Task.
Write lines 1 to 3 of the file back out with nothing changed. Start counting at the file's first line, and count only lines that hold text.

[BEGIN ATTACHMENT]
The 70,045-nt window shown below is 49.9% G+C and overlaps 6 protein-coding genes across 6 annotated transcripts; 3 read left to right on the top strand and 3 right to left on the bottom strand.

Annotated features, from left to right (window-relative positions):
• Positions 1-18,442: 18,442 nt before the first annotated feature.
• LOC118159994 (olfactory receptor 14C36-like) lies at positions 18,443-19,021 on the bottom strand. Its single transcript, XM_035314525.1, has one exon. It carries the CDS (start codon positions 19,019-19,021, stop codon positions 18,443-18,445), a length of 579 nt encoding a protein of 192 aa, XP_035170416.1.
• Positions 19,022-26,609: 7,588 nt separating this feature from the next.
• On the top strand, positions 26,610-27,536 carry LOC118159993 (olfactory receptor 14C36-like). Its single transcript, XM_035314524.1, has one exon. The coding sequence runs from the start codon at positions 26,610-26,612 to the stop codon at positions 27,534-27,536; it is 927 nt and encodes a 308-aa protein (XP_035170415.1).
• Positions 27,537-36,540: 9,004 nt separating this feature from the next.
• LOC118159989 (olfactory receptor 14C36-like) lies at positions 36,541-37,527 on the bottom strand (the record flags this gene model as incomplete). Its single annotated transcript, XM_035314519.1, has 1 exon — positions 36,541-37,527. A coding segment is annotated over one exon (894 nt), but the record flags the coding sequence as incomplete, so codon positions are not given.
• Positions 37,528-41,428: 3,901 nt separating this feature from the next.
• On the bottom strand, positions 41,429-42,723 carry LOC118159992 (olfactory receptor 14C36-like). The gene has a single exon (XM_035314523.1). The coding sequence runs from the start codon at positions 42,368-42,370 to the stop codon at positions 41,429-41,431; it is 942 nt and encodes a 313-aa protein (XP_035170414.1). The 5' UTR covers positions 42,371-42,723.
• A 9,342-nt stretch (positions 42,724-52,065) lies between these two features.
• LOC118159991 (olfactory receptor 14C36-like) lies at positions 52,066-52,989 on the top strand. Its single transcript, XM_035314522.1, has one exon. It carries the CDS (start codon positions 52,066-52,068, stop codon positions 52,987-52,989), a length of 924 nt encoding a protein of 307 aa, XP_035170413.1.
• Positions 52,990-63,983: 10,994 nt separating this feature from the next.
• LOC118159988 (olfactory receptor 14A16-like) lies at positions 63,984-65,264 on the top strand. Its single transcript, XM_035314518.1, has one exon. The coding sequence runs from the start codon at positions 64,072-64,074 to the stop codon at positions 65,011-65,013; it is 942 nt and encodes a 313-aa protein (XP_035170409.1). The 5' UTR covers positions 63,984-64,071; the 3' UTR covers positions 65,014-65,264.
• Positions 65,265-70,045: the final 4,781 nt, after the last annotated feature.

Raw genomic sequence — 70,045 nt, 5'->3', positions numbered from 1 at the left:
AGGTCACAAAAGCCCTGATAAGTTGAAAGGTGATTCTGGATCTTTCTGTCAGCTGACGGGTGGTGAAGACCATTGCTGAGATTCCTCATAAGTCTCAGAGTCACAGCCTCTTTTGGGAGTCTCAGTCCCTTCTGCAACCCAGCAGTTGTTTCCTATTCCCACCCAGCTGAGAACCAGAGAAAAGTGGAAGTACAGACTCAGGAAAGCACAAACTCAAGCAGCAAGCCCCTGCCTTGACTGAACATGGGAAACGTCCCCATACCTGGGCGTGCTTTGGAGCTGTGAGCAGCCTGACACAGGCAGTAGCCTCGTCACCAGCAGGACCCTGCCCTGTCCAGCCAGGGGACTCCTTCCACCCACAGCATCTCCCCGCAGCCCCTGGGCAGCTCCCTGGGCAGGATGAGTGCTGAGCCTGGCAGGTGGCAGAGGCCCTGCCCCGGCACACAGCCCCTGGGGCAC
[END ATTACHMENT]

The 70,045-nt window shown below is 49.9% G+C and overlaps 6 protein-coding genes across 6 annotated transcripts; 3 read left to right on the top strand and 3 right to left on the bottom strand.

Annotated features, from left to right (window-relative positions):
• Positions 1-18,442: 18,442 nt before the first annotated feature.